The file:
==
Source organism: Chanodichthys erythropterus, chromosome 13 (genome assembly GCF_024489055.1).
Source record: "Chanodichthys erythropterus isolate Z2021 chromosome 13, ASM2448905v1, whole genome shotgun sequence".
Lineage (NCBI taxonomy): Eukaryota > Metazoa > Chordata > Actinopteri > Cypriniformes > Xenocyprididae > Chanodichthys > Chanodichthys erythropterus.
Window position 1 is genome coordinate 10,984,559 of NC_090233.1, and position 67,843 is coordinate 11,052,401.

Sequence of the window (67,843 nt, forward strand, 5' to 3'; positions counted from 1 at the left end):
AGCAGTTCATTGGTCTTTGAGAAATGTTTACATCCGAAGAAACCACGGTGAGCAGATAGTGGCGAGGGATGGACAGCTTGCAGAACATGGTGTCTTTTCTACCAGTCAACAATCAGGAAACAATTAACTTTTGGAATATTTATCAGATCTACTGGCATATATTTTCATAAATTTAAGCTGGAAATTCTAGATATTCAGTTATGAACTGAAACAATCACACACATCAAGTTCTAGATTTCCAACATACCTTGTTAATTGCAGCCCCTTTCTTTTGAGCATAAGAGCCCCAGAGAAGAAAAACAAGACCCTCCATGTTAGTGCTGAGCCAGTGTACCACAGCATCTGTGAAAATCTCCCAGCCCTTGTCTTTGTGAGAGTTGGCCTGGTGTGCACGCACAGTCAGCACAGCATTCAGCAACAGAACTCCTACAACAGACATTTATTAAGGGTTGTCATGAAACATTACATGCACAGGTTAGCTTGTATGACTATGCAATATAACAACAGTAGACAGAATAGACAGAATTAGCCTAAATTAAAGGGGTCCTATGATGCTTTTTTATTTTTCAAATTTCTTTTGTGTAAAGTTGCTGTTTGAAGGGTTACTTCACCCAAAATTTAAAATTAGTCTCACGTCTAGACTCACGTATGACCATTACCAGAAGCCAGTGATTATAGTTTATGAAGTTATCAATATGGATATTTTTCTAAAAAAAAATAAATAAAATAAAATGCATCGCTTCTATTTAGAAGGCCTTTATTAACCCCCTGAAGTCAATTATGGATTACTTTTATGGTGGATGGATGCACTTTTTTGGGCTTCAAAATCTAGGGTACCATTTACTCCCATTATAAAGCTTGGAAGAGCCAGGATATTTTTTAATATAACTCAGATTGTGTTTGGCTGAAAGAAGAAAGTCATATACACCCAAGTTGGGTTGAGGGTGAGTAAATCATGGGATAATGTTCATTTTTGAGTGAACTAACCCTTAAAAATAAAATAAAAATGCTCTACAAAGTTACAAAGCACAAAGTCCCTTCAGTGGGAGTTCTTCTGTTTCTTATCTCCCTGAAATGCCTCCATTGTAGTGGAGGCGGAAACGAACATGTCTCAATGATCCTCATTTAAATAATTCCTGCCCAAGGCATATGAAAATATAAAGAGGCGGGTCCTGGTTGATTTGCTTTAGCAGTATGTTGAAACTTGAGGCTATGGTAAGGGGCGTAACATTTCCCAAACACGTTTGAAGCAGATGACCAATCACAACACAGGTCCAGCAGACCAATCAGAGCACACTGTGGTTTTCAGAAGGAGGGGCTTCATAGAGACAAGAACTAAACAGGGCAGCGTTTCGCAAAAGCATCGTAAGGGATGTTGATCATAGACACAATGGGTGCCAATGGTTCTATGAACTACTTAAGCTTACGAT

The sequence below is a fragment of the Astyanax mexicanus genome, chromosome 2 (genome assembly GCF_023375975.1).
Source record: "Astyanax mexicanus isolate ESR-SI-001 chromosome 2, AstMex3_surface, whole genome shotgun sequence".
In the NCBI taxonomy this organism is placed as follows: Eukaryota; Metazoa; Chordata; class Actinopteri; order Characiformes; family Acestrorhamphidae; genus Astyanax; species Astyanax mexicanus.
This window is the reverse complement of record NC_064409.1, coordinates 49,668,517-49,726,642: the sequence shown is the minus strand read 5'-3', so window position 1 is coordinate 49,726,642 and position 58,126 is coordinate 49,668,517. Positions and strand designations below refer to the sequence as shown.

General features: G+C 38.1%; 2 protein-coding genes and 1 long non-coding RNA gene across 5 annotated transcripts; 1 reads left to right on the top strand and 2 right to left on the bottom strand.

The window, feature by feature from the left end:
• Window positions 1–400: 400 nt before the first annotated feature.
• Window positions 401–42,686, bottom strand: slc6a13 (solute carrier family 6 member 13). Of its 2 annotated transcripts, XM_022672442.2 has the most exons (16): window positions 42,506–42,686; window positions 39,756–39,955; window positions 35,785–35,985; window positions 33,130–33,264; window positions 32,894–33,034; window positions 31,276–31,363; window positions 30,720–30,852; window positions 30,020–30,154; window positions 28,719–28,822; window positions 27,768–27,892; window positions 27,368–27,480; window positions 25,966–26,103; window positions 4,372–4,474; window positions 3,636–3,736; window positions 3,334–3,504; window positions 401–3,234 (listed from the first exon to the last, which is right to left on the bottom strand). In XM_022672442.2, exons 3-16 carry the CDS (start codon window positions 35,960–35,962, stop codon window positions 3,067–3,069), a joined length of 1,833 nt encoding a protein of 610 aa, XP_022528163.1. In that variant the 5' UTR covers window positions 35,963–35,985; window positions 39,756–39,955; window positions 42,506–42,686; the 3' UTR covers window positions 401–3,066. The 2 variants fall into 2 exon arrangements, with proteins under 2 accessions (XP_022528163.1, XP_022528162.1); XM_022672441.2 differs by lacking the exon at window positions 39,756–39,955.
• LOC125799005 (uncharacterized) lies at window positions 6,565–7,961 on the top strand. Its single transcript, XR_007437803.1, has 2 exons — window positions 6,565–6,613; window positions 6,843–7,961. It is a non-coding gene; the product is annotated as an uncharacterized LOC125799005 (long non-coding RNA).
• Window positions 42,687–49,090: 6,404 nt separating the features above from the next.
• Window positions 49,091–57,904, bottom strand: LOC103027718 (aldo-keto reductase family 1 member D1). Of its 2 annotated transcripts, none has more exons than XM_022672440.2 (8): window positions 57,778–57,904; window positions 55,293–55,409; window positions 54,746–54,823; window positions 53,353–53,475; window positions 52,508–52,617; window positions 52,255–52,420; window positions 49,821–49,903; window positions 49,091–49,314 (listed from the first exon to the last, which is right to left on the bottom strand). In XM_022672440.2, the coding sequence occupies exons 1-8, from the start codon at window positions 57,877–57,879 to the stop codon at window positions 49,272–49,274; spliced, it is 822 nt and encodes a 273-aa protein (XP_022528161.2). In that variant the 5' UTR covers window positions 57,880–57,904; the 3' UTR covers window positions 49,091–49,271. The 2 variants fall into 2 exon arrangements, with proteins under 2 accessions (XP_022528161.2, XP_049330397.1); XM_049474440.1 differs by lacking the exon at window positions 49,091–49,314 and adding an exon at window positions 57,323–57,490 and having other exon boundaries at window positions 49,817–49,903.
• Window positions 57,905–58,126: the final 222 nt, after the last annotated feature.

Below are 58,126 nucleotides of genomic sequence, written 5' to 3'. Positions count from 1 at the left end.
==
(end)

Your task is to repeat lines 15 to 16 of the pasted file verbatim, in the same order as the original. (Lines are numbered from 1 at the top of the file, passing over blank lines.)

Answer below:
• LOC125799005 (uncharacterized) lies at window positions 6,565–7,961 on the top strand. Its single transcript, XR_007437803.1, has 2 exons — window positions 6,565–6,613; window positions 6,843–7,961. It is a non-coding gene; the product is annotated as an uncharacterized LOC125799005 (long non-coding RNA).
• Window positions 42,687–49,090: 6,404 nt separating the features above from the next.